The concept of the Red Road comes from Westerner’s attempting to understand the way indigenous cultures of North America structure their lives and see the world, though I have heard people who identify with a North American tribe use the term too. (If you are not familiar with the concept of a medicine wheel, read this post first.) Consider the example of the Red Road from the Hopi who live in the Southwestern U.S. Look at the medicine wheel is in the centre alongside da Vinci’s re-drawing of the Vitruvian man. The belly down to the feet maps onto the lower world coloured in black which represents Mother Earth, the sacred feminine. I estimate the proportion of the Red Road in this lower world is about 80%. This means focusing 80% of our time and energy on standing up for our values, exploring the mystical side of life, and nourishing and expressing our creative energies.
Literally, this means keeping our hips open, our legs strong, and our bare or grounded feet firmly planted on the Earth. We talk about having our carbon footprints, but what about our physical ones? I practice walking so respectfully and gently that I imagine my feet are kissing Mother Earth with gratitude with each step. My respect is shown through wearing flat, primarily leather-soled shoes, as well as through the act of stepping. Consider how to walk silently and softly with fox walking, and compare those movements with how you normally walk through the world. (Here’s another video to help you practice fox walking.) Aside from yoga or pilates classes, I find most of us pay very little attention to how we physically move through the world. To be honest, I cringe when I see people walk in stiletto-like heels because it looks to me like they are stabbing Mother Earth. I also feel pain when people are very heavy-footed, because it looks like they are punching Mother Earth with each step.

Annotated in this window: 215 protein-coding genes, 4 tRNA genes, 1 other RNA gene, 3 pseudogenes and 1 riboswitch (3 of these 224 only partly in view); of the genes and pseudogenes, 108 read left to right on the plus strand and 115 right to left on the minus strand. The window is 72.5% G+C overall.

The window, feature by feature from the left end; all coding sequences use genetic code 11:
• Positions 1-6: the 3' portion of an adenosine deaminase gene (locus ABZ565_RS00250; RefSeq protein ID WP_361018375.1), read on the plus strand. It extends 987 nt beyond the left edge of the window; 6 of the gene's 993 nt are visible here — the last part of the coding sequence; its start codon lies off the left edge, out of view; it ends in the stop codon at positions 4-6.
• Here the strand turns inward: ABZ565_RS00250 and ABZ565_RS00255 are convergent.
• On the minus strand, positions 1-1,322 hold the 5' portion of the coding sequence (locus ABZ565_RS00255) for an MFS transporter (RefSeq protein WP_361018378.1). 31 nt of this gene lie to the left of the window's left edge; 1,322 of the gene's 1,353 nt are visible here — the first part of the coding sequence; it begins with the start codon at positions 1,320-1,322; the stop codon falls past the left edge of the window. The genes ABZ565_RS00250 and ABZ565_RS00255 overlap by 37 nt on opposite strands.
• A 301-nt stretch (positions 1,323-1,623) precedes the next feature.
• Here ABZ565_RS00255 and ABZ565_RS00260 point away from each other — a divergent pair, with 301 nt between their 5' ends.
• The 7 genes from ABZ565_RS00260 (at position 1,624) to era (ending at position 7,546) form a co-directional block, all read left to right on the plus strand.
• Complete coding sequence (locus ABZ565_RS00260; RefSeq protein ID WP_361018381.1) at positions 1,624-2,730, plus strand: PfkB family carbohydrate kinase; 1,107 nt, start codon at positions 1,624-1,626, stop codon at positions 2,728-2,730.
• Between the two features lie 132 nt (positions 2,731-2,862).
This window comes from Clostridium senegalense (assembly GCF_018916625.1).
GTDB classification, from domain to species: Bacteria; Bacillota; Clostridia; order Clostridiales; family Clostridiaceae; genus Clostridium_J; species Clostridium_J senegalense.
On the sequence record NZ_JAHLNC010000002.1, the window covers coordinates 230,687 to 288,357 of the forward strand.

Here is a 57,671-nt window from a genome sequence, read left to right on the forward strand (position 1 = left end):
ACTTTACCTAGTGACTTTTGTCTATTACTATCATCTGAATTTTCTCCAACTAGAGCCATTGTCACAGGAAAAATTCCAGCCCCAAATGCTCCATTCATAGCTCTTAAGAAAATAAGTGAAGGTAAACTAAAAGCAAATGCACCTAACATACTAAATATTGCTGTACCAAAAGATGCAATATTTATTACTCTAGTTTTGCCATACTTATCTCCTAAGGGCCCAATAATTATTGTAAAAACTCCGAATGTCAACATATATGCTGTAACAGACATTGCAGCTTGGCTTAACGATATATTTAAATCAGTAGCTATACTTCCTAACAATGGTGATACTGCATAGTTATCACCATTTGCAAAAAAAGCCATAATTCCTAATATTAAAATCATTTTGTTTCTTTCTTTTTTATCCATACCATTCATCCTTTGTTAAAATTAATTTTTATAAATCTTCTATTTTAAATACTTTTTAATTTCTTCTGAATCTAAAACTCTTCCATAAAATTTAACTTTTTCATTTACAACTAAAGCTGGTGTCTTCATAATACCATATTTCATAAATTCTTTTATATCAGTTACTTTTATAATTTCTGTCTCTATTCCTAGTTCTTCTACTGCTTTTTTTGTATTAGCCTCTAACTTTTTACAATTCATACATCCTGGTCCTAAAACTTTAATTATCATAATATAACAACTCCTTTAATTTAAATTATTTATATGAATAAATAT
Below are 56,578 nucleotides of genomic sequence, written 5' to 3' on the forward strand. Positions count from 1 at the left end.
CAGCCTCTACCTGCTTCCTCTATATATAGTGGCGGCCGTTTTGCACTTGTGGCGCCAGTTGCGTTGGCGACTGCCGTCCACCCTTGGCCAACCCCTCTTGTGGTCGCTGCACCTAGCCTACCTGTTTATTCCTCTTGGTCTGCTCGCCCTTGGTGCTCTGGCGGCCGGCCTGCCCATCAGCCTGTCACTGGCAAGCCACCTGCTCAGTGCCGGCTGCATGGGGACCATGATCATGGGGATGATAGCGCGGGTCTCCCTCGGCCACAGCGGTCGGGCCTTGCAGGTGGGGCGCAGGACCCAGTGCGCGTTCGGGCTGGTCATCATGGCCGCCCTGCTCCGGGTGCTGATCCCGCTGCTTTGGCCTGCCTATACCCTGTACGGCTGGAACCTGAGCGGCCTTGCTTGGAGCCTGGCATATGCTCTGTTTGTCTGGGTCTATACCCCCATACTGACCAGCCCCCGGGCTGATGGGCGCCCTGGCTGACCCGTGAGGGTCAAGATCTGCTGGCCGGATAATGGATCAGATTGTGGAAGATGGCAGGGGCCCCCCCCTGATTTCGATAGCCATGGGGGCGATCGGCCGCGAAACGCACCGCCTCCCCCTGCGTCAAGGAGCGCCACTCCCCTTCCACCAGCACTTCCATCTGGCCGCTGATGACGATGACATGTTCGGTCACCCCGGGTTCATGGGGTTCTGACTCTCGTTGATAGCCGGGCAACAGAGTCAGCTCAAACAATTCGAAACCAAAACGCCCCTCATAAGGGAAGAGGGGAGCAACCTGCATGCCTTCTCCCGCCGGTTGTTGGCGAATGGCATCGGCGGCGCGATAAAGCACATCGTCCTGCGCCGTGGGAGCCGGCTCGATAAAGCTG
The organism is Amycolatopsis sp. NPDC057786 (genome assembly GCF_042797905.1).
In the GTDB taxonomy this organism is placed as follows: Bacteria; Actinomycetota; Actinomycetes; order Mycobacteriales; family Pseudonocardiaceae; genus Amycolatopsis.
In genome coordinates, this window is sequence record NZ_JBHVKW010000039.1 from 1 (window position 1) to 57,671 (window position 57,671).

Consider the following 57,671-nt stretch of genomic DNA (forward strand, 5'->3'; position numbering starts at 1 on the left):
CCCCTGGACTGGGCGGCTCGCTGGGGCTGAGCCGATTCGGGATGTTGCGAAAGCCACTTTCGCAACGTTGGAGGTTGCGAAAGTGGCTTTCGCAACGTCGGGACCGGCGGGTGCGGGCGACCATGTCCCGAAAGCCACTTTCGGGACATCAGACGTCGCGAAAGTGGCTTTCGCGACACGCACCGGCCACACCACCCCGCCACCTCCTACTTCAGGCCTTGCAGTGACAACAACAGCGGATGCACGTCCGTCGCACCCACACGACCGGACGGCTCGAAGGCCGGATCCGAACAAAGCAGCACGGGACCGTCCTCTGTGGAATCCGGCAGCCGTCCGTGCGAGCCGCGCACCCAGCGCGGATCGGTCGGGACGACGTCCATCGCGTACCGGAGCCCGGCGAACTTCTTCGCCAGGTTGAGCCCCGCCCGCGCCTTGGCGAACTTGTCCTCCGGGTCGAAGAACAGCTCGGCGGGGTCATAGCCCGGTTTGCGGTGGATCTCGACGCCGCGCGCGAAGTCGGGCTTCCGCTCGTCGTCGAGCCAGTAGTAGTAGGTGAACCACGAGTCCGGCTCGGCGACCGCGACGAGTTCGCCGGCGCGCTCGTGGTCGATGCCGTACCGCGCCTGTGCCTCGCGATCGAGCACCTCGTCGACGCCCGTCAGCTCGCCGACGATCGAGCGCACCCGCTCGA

Metaphorically, as one indigenous scholar describes it:
Walking the Red Road is a determined act of living within the Creator’s instructions. Basically, it is living a life of truth, humbleness, respect, friendship, and spiritually. Those on this road are by no means walking a perfect path, but are in search of self-discovery and instructions.
The path of the Red Road is mostly felt and sensed, and includes the mystery, magic, and miracles that arise through following signs and seeking synchronicities. It is more bottom-up than top-down, more grassroots than executive-led. Someone who walks the Red Road is more likely to be described as determined than headstrong. It reminds me of the Lakota morning prayer ‘Today is a good day to die”, which embodies living fully in the moment. In such a state, we harbour no regrets and are able to even let go into physical death if that is what is asked. It is being so attuned that there’s little to think through, life magically and consistently emerges and we are so allowing that living is like watching beautiful flowers blossom over and over again.
There is wisdom in the colour red, with some universal meanings present across cultures, such as: primal and sexual energy, blood and ancestry, fire and passion, and physical earth or clay. I am reminded of the colours of the Australian Aboriginal flag, with red representing Mother Earth, black representing Aboriginal people walking on Her, and the sun representing the creative life-giving energy connecting the people and the land. (Image from here.) I am similarly reminded of a current affairs story in Canada of an indigenous minister who resigned due to unethical political pressure from the prime minister, and another minister who resigned in solidarity. I find it apt these women chose to dress in black and red together as they took this historical stand. (Article about it and image from here.)
Exercise: Regret is a grief about something left undone. When we are em-bodied there is nothing to re-member because we are living in the moment on the Red Road. Think of a regret. Is that dream still viable and important to you? If so, can you take a step towards fulfilling it and make a commitment to continuing on that path? If not, can you make time to grieve the loss of the dream and let it go, perhaps through some sort of ritual, so you can move on and allow new creative energy to flow?